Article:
Yes, the only isomorphisms in the free category of any graph are the identity morphisms. This follows from the fact that the morphisms in \\(\bf{Free}(G)\\) do not obey any equations (other than those required in the definition of a category, i.e., the left and right unit laws).

Suppose, by way of contradiction, that \\(f:A\to B\\) is a non-identity isomorphism in \\(\bf{Free}(G)(A,B)\\). Then there is a morphism \\(g:B\to A\\) such that \\(f\circ g=\text{id}_A\\) and \\(g\circ f=\text{id}_B\\). However, since \\(f\\) is not an identity morphism and the only equations among elements of \\(\bf{Free}(G)(A,B)\\) are the left and right unit laws, no such morphism \\(g\\) exists. In particular, if \\(A\neq B\\), then there are no equations at all between elements of \\(\bf{Free}(G)(A,B)\\). Even if \\(A=B\\), the only option is \\(g=\text{id}_A\\), which yields \\(f\circ\text{id}_A=\text{id}_A\\), so that \\(f=\text{id}_A\\), which contradicts the assumption that \\(f\\) is not the identity morphism.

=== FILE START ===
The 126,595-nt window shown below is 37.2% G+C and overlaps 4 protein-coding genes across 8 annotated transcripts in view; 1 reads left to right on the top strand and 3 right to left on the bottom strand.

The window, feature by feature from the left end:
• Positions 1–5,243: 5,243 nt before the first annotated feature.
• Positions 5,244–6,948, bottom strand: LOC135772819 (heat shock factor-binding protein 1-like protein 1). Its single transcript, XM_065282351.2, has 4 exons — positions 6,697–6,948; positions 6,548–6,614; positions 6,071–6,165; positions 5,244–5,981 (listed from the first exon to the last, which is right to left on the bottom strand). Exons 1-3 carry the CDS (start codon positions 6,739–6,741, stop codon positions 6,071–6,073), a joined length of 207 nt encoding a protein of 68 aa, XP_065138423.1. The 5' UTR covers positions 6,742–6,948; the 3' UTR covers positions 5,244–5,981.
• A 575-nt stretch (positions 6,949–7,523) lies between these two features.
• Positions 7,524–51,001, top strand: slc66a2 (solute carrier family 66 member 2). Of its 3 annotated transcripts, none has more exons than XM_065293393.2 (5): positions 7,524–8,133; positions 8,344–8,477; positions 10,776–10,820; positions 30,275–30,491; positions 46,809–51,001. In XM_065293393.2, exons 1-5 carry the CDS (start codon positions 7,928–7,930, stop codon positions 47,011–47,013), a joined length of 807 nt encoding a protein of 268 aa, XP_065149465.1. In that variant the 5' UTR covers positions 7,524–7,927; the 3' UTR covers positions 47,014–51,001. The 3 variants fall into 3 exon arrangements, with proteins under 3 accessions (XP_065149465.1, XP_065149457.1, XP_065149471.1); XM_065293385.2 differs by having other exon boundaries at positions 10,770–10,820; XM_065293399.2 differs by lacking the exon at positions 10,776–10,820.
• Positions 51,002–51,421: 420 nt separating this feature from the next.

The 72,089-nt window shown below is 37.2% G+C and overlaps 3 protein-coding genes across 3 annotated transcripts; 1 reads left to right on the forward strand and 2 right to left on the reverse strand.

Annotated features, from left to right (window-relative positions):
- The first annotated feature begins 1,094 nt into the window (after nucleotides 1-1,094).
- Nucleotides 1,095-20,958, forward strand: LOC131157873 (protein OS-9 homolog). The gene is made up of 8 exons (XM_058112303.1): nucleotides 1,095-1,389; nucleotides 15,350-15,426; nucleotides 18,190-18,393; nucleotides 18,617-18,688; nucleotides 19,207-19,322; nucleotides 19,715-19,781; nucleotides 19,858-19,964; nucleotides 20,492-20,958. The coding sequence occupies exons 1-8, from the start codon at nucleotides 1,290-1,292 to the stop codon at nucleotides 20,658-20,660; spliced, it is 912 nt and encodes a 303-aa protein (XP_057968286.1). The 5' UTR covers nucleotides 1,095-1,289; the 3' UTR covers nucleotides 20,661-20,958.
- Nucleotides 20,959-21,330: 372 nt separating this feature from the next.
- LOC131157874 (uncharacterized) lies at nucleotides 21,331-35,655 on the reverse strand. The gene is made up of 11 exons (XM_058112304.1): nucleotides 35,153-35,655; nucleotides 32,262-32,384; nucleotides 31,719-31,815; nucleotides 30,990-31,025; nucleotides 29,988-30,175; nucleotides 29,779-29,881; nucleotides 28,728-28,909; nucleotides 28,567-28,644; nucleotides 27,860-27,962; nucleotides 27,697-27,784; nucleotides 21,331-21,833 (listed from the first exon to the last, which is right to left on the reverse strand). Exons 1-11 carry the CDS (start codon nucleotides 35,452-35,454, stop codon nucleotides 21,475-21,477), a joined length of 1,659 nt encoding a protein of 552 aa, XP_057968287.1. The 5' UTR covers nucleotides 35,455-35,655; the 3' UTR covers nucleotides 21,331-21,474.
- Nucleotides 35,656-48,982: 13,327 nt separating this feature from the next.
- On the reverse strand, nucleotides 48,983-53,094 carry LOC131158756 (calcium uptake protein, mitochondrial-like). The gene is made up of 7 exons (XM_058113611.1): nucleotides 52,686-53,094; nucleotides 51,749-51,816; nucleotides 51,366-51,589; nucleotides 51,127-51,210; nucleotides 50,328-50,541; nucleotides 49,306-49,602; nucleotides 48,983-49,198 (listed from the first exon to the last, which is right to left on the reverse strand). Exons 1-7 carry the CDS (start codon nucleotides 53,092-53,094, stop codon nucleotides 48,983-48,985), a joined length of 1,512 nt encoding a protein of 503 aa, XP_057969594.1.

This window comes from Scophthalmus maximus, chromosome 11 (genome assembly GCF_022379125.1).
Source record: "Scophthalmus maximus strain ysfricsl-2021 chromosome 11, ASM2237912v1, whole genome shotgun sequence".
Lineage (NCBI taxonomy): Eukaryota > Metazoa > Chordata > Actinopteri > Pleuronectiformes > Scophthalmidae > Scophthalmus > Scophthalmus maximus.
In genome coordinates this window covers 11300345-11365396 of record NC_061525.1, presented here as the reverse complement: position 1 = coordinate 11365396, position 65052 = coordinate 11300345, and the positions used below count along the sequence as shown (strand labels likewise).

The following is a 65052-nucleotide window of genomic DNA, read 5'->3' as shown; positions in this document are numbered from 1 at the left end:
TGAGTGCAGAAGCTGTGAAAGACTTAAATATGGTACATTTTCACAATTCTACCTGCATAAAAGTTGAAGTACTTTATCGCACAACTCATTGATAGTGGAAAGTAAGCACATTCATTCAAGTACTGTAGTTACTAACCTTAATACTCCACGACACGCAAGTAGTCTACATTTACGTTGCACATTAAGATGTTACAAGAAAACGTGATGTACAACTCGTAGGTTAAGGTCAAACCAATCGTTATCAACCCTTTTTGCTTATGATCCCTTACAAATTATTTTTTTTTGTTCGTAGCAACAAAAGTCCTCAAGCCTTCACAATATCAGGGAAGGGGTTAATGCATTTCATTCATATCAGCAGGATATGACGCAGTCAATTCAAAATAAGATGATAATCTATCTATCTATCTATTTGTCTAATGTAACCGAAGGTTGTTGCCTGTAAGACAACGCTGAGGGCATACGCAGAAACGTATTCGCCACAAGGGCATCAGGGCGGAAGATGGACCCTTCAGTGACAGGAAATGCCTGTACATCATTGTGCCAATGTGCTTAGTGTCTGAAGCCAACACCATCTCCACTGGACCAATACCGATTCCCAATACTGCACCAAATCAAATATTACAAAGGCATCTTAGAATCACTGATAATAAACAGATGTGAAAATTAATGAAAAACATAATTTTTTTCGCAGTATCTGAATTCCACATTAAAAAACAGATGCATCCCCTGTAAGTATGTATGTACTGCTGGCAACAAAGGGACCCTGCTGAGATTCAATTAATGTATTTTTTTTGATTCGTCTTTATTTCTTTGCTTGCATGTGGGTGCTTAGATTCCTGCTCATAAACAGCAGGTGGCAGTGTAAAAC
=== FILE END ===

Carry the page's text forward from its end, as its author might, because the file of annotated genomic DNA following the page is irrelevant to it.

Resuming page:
Suppose, by way of contradiction, that \\(f:A\to B\\) is a non-identity isomorphism in \\(\bf{Free}(G)(A,B)\\). Then there is a morphism \\(g:B\to A\\) such that \\(f\circ g=\text{id}_A\\) and \\(g\circ f=\text{id}_B\\). However, since \\(f\\) is not an identity morphism and the only equations among elements of \\(\bf{Free}(G)(A,B)\\) are the left and right unit laws, no such morphism \\(g\\) exists. In particular, if \\(A\neq B\\), then there are no equations at all between elements of \\(\bf{Free}(G)(A,B)\\). Even if \\(A=B\\), the only option is \\(g=\text{id}_A\\), which yields \\(f\circ\text{id}_A=\text{id}_A\\), so that \\(f=\text{id}_A\\), which contradicts the assumption that \\(f\\) is not the identity morphism.